Port of Seattle commisioners asked that Shell Oil’s Arctic drilling rigs postpone their arrival at Seattle’s waterfront while the port appeals a city ruling that a new permit is needed.
But the chief executive of the company slated to work on the vessels here said the company expects to move ahead with the planned arrival of the oil rig Polar Pioneer on Thursday.
“We are going to proceed. We think the appeal process is going to take a very significant period of time,” said Foss Maritime CEO Paul Stevens. “These rigs and our operation will be in and out of here before there is any conclusion on the appeal process.”
The Port of Seattle commission voted Tuesday to appeal the city’s interpretation that the port needs a new permit to host Shell’s fleet.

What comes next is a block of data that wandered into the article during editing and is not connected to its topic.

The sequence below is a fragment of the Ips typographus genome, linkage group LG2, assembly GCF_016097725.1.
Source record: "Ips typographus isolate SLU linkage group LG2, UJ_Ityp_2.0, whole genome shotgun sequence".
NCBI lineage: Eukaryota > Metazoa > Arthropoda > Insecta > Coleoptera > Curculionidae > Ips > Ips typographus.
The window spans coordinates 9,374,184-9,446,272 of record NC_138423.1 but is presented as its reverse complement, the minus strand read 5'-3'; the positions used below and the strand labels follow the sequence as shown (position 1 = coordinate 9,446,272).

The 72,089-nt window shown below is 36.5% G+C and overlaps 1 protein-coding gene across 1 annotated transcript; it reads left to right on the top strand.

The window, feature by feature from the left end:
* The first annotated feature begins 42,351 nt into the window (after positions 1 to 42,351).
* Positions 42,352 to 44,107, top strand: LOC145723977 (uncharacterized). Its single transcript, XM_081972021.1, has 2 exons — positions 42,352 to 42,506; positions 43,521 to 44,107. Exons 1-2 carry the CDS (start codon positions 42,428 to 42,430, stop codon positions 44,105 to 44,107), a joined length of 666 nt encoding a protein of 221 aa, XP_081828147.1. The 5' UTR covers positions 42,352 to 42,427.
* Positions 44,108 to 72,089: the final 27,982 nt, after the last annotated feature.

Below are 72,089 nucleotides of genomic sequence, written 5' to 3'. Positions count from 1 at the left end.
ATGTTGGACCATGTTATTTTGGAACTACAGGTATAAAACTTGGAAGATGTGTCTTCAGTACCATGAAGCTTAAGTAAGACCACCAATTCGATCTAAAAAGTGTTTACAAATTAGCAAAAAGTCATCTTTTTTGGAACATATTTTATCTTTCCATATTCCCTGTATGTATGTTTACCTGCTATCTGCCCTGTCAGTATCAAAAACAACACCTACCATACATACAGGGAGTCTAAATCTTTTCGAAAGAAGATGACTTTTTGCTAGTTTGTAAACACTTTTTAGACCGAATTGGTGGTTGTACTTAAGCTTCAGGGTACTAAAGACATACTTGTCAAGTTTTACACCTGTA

Meanwhile, in light of the city’s interpretation that hosting the vessels is not consistent with the current land use permits at Terminal 5, the commissioners also aked Foss to inform Shell that use of the terminal should be delayed pending further legal review.
The vote came after three hours of public comment from 74 speakers with different stakes in the decision. Speakers included environmentalists and members of the community worried about the risks drilling for oil pose to the environment and carbon emissions, people who flew down from Alaska who wanted to explain the importance of drilling to the state, and members of Seattle’s maritime community.
The port has until May 21 to submit its appeal of the city ruling.
This article was written by Coral Garnick from Seattle Times and was legally licensed through the NewsCred publisher network.